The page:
DEARBORN, Mich. – Driving Ford Mustang is a visceral experience, combining a visual feast for the eyes with a seat-of-the-pants feeling on the road and the audible entertainment of a powerful engine. Like a film without a soundtrack, a Mustang without the right engine growl just wouldn’t be complete.
“Our goal in developing this new generation was to create a sports car that is quintessentially Mustang, with contemporary, world-class levels of performance and refinement,” said Dave Pericak, Mustang chief engineer. “We created an exceptionally solid platform to give us the flexibility we need to meet our diverse range of targets.”
Shawn Carney, powertrain noise, vibration and harshness engineer for Mustang, is tasked with making sure no matter what engine is installed, every new Mustang sounds like a Mustang should. Like great cinematic sound editors and composers, Carney crafts the soundscape that enhances the pony car driving experience.
Laying down a solid foundation
Film crews head to a sound stage, and musicians to a recording studio to get a clean backdrop to build on – free of unwanted noise. Similarly, Carney and his diverse team of engineers worked with the rest of the product development crew to craft a more refined background for the Mustang soundtracks.
“In addition to the usual suspects you expect to hear inside the car, like the engine and exhaust, the body structure can become an incremental source of unwanted noise,” explained Carney. “Body panels can act like speakers, amplifying vibration and sound inputs from the road, powertrain and wind.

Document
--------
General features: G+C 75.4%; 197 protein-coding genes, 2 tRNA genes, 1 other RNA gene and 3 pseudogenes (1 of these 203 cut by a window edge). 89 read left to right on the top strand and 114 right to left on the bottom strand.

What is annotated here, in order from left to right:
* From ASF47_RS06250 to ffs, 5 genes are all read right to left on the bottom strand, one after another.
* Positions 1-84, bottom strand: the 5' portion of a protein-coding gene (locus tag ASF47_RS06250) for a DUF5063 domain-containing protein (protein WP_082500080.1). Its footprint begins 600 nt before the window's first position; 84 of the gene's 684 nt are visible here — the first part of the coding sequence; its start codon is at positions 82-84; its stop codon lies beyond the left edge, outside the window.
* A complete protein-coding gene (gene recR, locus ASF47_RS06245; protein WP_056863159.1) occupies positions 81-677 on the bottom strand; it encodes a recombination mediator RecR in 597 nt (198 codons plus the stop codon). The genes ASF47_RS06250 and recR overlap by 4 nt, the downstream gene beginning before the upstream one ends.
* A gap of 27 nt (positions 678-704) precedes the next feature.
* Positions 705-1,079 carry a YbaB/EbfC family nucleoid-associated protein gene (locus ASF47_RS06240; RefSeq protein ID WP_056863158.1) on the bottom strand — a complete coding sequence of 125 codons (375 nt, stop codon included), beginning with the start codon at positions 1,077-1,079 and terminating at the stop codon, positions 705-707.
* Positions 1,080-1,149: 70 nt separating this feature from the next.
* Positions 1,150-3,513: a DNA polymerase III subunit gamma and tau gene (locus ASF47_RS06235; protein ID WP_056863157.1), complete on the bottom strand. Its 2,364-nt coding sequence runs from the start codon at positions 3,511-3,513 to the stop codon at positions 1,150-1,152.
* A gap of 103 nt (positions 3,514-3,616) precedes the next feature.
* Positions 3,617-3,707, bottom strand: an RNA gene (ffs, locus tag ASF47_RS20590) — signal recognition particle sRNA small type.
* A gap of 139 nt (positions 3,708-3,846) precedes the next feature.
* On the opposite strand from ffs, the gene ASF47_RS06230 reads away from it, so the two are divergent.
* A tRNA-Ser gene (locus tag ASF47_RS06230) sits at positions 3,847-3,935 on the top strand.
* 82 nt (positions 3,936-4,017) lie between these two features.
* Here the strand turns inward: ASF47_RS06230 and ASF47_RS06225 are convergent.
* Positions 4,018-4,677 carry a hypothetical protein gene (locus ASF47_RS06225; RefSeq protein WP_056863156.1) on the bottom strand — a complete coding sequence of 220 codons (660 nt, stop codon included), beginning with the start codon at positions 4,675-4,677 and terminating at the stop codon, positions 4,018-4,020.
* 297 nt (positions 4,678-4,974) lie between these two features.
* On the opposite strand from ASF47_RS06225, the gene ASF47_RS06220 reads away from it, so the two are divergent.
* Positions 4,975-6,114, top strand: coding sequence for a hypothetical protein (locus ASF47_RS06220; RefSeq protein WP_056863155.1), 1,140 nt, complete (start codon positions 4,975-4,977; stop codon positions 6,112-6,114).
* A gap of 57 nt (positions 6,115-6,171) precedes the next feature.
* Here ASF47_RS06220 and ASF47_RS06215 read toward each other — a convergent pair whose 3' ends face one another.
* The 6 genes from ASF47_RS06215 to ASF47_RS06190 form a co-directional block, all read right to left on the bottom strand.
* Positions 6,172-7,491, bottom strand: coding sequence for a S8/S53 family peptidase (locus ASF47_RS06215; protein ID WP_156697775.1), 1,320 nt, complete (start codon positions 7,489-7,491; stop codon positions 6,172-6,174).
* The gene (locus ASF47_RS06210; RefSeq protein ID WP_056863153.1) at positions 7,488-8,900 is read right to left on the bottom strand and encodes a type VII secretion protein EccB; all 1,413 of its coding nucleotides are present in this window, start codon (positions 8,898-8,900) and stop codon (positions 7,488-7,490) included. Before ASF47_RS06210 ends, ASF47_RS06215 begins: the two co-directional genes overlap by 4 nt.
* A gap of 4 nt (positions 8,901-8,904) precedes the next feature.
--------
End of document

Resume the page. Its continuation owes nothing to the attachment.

“The Mustang engineering team – from studio, chassis, body, powertrain, dynamics, NVH and aerodynamics – collaborated to create an improved platform that attenuates many of the noises drivers don’t want to hear,” he added.
With more than a decade of experience working on Mustang NVH, Carney was handed responsibility for delivering the powertrain sound quality for all Mustangs. With three engines including a new turbocharged EcoBoost® offering, a 3.7-liter V6 and the legendary 5.0-liter V8, Carney and team set out to deliver three unique aural experiences – all while maintaining the common thread that connects the Mustang heritage.
Mustang’s sleek new profile helps diminish wind noise while also reducing lift and drag. The stiffer structure provides a rigid platform for more precise handling and improved ride quality, while transmitting less mechanical racket and road noise into the cabin.
Key design details – the shape of the alternator housing’s cooling vents, additional layers of door seals, acoustic windshield and the subtle lines of the mirror sails – all contribute to lowering the noise floor of the new platform.
The V8 engine rumble has long been considered the mating call of Mustang, so the GT receives a revised exhaust system to lay the bass note and set the rhythm from the first crank of the engine. Upfront, a redesigned induction sound tube matches the beat of the exhaust – note for note – playing directly into the cabin. The tube is now more centrally placed for a more natural balance.
The upgraded 3.7-liter V6 engine now has a more refined growl that communicates the performance a driver can expect from 300 horsepower underhood. Engineers borrowed a few tuning tricks from Mustang GT to provide this V6 with a grownup, though still very racy sound. Heads will turn as the new 3.7-liter Mustang storms by.
Composing a Modern Classic